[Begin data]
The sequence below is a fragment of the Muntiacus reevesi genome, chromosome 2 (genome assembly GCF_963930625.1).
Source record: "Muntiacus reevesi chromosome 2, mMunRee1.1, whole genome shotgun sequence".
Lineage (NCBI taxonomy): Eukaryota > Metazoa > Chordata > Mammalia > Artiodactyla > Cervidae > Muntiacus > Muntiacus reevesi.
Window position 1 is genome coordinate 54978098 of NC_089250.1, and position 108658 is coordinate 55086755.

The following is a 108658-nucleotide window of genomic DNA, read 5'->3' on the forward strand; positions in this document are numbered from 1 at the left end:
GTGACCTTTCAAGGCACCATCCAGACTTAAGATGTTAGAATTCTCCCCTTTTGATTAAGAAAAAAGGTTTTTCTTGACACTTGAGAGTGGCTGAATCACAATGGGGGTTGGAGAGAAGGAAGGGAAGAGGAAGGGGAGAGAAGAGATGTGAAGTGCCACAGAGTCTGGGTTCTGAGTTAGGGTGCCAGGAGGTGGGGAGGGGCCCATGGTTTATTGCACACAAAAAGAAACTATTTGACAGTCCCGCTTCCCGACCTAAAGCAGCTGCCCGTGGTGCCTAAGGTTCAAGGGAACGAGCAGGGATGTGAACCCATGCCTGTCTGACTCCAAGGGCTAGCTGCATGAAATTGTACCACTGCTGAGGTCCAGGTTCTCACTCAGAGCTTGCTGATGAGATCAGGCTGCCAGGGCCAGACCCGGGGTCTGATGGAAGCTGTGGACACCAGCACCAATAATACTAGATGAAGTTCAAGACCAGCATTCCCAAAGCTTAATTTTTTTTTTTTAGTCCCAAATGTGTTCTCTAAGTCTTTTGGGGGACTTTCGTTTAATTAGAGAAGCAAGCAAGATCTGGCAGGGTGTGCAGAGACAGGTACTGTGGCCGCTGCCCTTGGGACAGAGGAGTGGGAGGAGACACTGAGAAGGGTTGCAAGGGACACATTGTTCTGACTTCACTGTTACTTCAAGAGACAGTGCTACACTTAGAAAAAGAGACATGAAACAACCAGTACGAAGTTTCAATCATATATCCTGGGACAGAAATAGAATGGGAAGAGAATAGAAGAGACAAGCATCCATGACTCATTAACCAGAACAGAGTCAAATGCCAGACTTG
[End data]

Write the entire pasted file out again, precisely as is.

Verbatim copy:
The sequence below is a fragment of the Muntiacus reevesi genome, chromosome 2 (genome assembly GCF_963930625.1).
Source record: "Muntiacus reevesi chromosome 2, mMunRee1.1, whole genome shotgun sequence".
Lineage (NCBI taxonomy): Eukaryota > Metazoa > Chordata > Mammalia > Artiodactyla > Cervidae > Muntiacus > Muntiacus reevesi.
Window position 1 is genome coordinate 54978098 of NC_089250.1, and position 108658 is coordinate 55086755.

The following is a 108658-nucleotide window of genomic DNA, read 5'->3' on the forward strand; positions in this document are numbered from 1 at the left end:
GTGACCTTTCAAGGCACCATCCAGACTTAAGATGTTAGAATTCTCCCCTTTTGATTAAGAAAAAAGGTTTTTCTTGACACTTGAGAGTGGCTGAATCACAATGGGGGTTGGAGAGAAGGAAGGGAAGAGGAAGGGGAGAGAAGAGATGTGAAGTGCCACAGAGTCTGGGTTCTGAGTTAGGGTGCCAGGAGGTGGGGAGGGGCCCATGGTTTATTGCACACAAAAAGAAACTATTTGACAGTCCCGCTTCCCGACCTAAAGCAGCTGCCCGTGGTGCCTAAGGTTCAAGGGAACGAGCAGGGATGTGAACCCATGCCTGTCTGACTCCAAGGGCTAGCTGCATGAAATTGTACCACTGCTGAGGTCCAGGTTCTCACTCAGAGCTTGCTGATGAGATCAGGCTGCCAGGGCCAGACCCGGGGTCTGATGGAAGCTGTGGACACCAGCACCAATAATACTAGATGAAGTTCAAGACCAGCATTCCCAAAGCTTAATTTTTTTTTTTTAGTCCCAAATGTGTTCTCTAAGTCTTTTGGGGGACTTTCGTTTAATTAGAGAAGCAAGCAAGATCTGGCAGGGTGTGCAGAGACAGGTACTGTGGCCGCTGCCCTTGGGACAGAGGAGTGGGAGGAGACACTGAGAAGGGTTGCAAGGGACACATTGTTCTGACTTCACTGTTACTTCAAGAGACAGTGCTACACTTAGAAAAAGAGACATGAAACAACCAGTACGAAGTTTCAATCATATATCCTGGGACAGAAATAGAATGGGAAGAGAATAGAAGAGACAAGCATCCATGACTCATTAACCAGAACAGAGTCAAATGCCAGACTTG